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Turning the Tide

Mankind is well equipped to take on the challenge of worldwide chronic illness. We have the knowledge, the expertise, and the tools to support a concerted effort that could eradicate several of the world’s deadliest chronic diseases and dramatically reduce the impact of many others.

The Unique Opportunity of Pharmaceutical and Nutraceutical Science

Antibiotics and vaccines heralded a fundamental shift in our approach to treating diseases. Nowadays, pharmaceutical and nutraceutical technologies can actually teach the human immune system how to prevent the infection in the first place, or make existing drugs work better.

Our ability to readily identify and diagnose new chronic disease threats, enables biotechnology, microbiologists to identify the cause with astonishing speed. By deciphering its mechanisms, scientists can rapidly respond with effective treatments
With a determined effort, we could lessen the impact of many of the chronic illnesses that plague the rich and poor alike. Many are curable, some are entirely preventable. In some cases, effective medications have already been developed but are expensive to use, or remain undeveloped due to the lack of investment, or are limited in use by adverse side-effects and tolerability.

Now Is the Time to Act

The chance to save even a fraction of the lives in jeopardy is reason enough to do everything we can.

But there are other reasons to act now. If we wait, more than just lives will be lost. Unique windows of opportunity could also vanish. The rise of drug-resistant organisms has taught us that medications don’t remain effective forever. In some cases, drugs begin to lose their power to resistant germs within as little as a decade. The sooner we use our best weapons to best advantage, the better chance we have of eliminating or eradicating disease agents. Had anti-tuberculosis medications been used more widely and wisely, for instance, we might not be facing the global threat of drug-resistant TB today.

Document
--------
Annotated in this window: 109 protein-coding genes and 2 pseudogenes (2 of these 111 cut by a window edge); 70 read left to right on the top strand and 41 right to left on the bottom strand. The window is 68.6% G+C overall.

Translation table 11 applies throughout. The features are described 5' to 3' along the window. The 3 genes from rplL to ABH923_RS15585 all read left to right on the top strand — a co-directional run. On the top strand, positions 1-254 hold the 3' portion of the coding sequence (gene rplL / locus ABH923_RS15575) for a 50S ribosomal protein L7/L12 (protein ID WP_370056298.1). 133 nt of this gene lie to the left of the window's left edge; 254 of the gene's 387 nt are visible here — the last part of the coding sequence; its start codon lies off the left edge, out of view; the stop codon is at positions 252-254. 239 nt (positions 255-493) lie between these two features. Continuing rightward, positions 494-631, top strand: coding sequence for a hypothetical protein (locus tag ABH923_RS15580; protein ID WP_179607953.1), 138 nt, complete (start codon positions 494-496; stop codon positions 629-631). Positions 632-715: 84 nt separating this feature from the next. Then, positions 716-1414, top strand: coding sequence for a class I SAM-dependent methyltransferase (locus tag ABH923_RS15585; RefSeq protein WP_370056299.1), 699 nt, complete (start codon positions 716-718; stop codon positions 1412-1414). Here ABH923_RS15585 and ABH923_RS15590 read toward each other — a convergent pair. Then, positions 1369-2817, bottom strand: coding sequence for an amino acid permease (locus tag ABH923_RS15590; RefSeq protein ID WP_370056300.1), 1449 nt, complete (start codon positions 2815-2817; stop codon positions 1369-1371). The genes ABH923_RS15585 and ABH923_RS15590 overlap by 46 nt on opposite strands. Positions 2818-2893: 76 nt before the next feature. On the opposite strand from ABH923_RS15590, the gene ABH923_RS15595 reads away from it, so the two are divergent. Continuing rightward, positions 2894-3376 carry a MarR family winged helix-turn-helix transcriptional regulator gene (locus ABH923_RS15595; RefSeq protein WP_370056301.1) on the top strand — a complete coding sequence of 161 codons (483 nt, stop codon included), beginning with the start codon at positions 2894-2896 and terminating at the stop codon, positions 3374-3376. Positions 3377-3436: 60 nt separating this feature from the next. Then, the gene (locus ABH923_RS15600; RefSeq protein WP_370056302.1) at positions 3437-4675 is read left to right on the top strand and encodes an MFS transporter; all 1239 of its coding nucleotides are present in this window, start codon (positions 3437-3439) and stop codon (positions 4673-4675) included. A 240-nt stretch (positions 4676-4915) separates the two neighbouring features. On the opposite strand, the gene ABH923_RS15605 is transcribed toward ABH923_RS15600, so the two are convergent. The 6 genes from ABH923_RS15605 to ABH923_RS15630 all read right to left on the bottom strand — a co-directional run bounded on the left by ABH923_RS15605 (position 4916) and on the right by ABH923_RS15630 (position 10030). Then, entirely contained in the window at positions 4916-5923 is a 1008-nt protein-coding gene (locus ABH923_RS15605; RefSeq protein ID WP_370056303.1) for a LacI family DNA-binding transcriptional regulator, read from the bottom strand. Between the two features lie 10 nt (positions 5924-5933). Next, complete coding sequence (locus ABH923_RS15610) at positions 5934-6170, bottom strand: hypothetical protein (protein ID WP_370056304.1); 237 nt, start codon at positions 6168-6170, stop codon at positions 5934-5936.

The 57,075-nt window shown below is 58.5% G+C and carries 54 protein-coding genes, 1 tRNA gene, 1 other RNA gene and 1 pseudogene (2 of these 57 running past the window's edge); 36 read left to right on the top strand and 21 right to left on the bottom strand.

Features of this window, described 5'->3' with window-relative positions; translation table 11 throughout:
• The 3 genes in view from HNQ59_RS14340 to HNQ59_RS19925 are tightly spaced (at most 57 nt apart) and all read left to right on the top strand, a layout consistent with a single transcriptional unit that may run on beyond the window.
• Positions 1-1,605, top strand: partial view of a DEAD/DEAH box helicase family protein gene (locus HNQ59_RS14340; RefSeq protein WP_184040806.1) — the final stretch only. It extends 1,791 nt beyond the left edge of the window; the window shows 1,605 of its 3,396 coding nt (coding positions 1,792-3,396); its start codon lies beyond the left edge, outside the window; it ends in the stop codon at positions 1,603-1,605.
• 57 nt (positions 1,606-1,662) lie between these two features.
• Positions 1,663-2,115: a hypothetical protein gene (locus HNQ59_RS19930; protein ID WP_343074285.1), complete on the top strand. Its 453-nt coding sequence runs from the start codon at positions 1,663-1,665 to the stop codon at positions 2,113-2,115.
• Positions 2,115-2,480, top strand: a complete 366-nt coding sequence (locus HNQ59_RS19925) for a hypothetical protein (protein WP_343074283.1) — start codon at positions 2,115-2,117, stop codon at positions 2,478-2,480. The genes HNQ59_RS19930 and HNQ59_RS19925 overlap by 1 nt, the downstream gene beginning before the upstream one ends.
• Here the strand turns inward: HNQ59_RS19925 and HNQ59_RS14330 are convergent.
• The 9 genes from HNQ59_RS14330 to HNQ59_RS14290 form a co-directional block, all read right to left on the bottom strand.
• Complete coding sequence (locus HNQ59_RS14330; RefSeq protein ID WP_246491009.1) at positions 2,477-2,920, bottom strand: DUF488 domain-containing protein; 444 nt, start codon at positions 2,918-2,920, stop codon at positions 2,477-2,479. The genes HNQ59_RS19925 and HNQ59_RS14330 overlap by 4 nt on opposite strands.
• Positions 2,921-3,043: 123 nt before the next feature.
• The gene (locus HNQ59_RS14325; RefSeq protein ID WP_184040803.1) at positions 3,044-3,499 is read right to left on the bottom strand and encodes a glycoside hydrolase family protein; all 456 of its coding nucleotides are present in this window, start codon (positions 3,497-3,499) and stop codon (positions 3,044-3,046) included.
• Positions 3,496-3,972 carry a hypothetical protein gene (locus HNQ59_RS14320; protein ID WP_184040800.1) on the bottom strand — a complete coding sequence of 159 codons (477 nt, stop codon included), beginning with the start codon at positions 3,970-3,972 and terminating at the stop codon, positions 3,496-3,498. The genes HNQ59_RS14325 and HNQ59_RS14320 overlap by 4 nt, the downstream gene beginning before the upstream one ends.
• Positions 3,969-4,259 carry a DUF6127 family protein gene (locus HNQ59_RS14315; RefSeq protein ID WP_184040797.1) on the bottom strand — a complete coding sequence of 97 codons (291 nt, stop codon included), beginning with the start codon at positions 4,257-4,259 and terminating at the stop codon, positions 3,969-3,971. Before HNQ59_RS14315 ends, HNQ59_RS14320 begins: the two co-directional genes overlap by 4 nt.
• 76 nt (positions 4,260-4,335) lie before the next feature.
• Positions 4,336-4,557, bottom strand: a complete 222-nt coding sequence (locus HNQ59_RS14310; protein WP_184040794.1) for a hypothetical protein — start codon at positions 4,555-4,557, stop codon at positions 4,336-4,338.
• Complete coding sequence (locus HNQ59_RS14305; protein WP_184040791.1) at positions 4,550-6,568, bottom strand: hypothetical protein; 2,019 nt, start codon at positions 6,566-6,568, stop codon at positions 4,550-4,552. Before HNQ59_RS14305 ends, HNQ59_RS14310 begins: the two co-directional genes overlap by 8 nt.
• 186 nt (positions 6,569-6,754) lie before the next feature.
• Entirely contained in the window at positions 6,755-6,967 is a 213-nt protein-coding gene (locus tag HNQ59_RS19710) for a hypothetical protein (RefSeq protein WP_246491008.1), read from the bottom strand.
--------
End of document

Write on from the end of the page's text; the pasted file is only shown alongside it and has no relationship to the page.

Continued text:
There’s another reason for urgency. Chronic disease threats are constantly changing. Over the past 20 years, more than 30 new human illnesses have emerged.

If we act now, millions more lives can be spared. Vast suffering can be prevented. Medications and campaigns to make them available not only cure people or prevent disease, but can rescue entire communities, opening the way at last for economic and social development. When a family is spared the debilitating cycle of sickness caused by chronic hepatitis or a death from HIV/AIDS or diabetes, they can begin to build a better life for themselves.

A New Spirit of Collaboration

The field of public health today is marked by a renewed sense of optimism and determination. The past several years have seen the creation of unprecedented coalitions of individuals and institutions devoted to global health. Non-profit organizations, large philanthropic foundations, pharmaceutical companies, public-private partnerships (PPPs), governmental health agencies, and volunteer charities, among others, are working to bring the benefits of an ongoing revolution in medical science to the people who most need them. Together these groups are creating what some public health experts say is a “tipping point,” a profound shift from doubt to conviction, discouragement to renewed hope—convincing more and more people that an investment in the world’s health can have powerful and lasting returns.

Worldwide Goals

Part of the new commitment comes from the growing recognition that we are all connected on this small planet we share. Chronic diseases know no borders. A virus or bacterium arising in one corner of the world can rapidly spread around the globe. The development of just one new medication or making an existing medication work better against a disease like HIV, cancer, viral hepatitis, diabetes, or liver disease can spare millions of people suffering and death.

The pharmaceutical and nutraceutical industries and the thousands of researchers are positioned to play a crucial role in the new global campaign against chronic illness and infectious diseases.

Each and Every Human Life is precious. That is the simple and compelling goal of global public health. Today, in large and small ways, with contributions of time, money, and expertise, a growing community of people from all walks of life––from grassroots volunteers to government health ministers, from barefoot doctors in rural clinics to research scientists in state-of-the-art research facilities—are working to make that a reality.

 

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